In the Round of 16 we scraped through extra time against a highly motivated, well-CHILENOS NO FIFA FAN FEST EM COPACABANAorganised, technically brilliant, wonderfully supported Chi-Chi-Chi-le-le-le.  The game moved to penalties and I have to admit to having been absolutely emotionally invested in the outcome.  It was as tense as a penalty shootout can be with, thankfully, Brazil coming out victors.  I would like to briefly tip my cap in the direction of Chile – I thought they were outstanding, and they brought the most pleasant set of fans I have ever had the privilege to mingle with – read more about my experience with the Chileans in the next edition of tf.

It was after this shootout that the character of the squad was magnified in the public domain.  Apparently, the captain, Thiago Silva, requested NOT to take a penalty, putting his name last on the list of takers.  Headlines of ‘capitão amarelo’ (‘Captain Yellow’) were being bandied around the press and social media.  The cracks in the emotional state of the squad, previously papered over by positive results, were eventually being laid bare for all to see.


Colombia offered what we thought would be a stiff test in the semis, and the outcome of WC5this one shocked me on two levels.  First of all, we were all much more weary of facing one of the form teams of the tournament which boasted amongst its ranks one of the top performers.

The first shock was that Brazil won the game with comparative ease whilst the second shock was the levels of criticism that the team received for their, apparently, unsavoury tactics in doing so.

Going into the game, not one Brazilian was confident of Brazil beating their neighbours, but all were quite at ease at the prospect of losing to a fellow South American team – especially one that had played so well and kept us all so entertained throughout the tournament.  This, by the way, is one of the more surprising sides of South Americans that I am pleased to have discovered.  With the exception of Argentina (the Brazil/Argentina rivalry really is as intense as is reported) Brazilians will support their Latin American neighbours as if cheering for their own team, and this support is reciprocated, certainly throughout the lesser footballing nations (Brazil’s relationship with the Spanish speaking nations in S. America is somewhat complicated due to Brazil being the largest nation on the continent and by being by far the most successful footballing nation – it can be viewed as something of a bully, therefore this reciprocal support for Brazil is less forthcoming).  Nonetheless, this idea of supporting Los Hermanos (‘The Brothers’) creates a great feeling of togetherness.  The default setting is, ‘If Brazil isn’t playing, I support the South Americans.’  Brilliant.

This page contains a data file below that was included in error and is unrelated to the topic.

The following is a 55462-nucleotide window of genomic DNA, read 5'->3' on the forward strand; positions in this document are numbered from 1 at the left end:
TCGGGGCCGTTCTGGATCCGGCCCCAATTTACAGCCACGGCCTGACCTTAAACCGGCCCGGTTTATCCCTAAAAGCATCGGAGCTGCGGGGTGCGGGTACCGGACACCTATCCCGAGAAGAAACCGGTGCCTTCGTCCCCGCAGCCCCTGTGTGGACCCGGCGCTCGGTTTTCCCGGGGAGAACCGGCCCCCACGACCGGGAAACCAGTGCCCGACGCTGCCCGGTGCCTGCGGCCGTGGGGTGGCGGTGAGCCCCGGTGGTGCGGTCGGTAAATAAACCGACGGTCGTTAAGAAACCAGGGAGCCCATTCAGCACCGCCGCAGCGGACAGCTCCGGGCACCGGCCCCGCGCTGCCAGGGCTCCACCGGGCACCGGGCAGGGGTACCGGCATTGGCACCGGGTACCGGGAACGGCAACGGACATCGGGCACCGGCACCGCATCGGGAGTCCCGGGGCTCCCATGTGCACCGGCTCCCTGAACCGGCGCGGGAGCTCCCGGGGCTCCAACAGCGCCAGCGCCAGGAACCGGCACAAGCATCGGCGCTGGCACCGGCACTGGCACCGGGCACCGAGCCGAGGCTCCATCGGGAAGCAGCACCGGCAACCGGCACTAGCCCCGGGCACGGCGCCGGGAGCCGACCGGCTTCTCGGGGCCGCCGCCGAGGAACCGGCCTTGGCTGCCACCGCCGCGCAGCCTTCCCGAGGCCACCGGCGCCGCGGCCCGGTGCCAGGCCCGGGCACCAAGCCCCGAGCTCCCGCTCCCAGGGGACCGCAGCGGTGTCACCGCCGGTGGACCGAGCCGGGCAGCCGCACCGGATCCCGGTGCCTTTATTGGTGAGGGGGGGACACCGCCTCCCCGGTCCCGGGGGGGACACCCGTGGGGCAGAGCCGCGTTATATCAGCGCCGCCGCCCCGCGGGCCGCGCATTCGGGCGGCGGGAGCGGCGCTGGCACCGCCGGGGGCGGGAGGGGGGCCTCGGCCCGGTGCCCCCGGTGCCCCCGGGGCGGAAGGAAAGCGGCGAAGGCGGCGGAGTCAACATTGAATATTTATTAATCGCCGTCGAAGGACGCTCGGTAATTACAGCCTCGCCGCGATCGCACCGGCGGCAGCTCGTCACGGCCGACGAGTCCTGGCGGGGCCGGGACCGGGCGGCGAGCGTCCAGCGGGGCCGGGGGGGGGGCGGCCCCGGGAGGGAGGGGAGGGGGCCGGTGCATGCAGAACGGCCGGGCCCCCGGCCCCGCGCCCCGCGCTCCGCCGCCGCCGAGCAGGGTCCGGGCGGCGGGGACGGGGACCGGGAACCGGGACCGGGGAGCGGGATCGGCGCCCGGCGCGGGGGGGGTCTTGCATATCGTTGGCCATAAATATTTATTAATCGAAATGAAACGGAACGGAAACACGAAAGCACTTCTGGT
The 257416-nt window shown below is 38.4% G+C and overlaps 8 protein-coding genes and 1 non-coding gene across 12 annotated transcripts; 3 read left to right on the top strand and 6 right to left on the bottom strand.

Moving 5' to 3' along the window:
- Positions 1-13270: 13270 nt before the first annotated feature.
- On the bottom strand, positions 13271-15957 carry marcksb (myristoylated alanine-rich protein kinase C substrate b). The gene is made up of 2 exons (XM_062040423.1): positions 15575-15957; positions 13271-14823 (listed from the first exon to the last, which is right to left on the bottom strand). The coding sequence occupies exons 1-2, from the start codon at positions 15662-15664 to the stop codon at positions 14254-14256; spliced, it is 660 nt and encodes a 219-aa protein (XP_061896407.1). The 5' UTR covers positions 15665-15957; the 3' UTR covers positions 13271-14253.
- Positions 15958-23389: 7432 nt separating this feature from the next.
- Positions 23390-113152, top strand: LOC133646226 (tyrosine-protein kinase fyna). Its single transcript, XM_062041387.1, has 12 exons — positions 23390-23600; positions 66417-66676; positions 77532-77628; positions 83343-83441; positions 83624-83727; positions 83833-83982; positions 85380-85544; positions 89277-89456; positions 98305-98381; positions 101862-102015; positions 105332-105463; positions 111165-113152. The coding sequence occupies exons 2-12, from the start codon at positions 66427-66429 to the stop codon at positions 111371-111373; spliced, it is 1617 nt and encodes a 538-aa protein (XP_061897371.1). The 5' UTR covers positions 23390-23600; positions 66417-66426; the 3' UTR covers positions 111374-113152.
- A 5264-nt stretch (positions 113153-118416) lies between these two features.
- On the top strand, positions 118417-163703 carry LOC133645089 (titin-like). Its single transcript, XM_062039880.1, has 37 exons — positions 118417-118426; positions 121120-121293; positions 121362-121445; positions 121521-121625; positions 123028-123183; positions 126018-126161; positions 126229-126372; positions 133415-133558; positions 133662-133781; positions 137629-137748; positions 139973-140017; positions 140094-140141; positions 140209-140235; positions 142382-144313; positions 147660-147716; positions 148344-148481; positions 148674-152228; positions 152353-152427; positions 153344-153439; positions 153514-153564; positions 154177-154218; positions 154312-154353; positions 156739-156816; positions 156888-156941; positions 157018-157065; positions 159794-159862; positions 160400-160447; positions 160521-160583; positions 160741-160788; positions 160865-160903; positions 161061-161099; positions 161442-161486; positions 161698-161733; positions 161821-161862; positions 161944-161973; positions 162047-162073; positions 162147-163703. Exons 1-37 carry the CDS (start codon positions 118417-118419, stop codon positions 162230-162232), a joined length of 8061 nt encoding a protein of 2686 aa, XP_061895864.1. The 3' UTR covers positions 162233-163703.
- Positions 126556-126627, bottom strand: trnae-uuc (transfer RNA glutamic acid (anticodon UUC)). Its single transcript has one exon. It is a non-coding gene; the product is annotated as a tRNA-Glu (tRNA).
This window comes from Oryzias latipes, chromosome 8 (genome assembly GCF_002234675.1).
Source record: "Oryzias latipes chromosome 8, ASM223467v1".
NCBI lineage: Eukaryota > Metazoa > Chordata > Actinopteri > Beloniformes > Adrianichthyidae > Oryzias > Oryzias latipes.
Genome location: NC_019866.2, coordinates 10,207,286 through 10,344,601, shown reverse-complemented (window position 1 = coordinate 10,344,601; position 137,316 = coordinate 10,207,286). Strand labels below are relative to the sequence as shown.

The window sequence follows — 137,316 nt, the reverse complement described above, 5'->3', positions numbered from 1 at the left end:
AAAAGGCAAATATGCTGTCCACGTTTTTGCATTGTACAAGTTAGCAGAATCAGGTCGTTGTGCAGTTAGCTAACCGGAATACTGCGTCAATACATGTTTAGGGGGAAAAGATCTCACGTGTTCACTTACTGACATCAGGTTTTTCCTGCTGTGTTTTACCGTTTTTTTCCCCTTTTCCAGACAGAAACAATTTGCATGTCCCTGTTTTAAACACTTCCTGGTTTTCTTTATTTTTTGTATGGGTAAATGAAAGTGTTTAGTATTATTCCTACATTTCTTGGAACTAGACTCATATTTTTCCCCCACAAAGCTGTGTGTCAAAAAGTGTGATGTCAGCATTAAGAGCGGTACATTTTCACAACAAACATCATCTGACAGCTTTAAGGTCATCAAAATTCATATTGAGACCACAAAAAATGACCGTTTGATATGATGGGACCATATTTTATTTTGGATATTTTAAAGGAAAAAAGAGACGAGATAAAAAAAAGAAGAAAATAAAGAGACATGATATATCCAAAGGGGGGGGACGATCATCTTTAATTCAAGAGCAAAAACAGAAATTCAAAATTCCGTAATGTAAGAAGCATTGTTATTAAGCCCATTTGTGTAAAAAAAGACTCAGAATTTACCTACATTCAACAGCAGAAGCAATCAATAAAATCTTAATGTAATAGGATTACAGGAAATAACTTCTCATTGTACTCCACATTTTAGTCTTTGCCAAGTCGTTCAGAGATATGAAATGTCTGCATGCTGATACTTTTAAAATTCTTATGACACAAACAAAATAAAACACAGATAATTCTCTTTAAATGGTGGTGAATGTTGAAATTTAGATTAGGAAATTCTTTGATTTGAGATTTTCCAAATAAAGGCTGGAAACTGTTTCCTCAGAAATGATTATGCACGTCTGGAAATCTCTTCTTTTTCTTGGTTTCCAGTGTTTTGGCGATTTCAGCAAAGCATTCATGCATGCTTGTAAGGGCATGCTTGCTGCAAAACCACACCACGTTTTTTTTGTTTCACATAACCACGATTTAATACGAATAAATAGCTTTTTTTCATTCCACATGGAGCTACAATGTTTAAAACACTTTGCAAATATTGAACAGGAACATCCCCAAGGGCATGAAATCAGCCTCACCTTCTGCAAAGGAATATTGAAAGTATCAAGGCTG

Due to this Los Hermanos attitude, the game kicked off with great spirits amongst the fans, and any nerves that the Brazilians had were settled early when ‘Captain Yellow’ found himself unmarked at the back stick to let the ball bounce in off his knee.  1-0.  Brazil then took control of the match and both managed to disrupt the Colombian’s rhythm whilst putting some fine stuff of their own together.  Midway through the second half David ’50 million quid’ Luiz scored the regulation outrageous Brazilian freekick, hitting a 30 yarder as if he was kicking a beachball.  I mean, he sidefooted it from that distance!  Mental.  It was after this goal that Colombia eventually started working their way into the game and were confidently putting Brazil under some good spells of pressure which resulted in one goal being ruled out for an offside call early in the buildup and Cesar conceding a stonewall pen.  Rodrigues slotted comfortably to set up an exciting final 10 minutes.

In the end, Brazil withstood the onslaught and held on to the 2-1 win, although Neymar was injured in the dying seconds following a clumsy challenge resulted in him being stretchered off, having suffered a fractured vertebrae.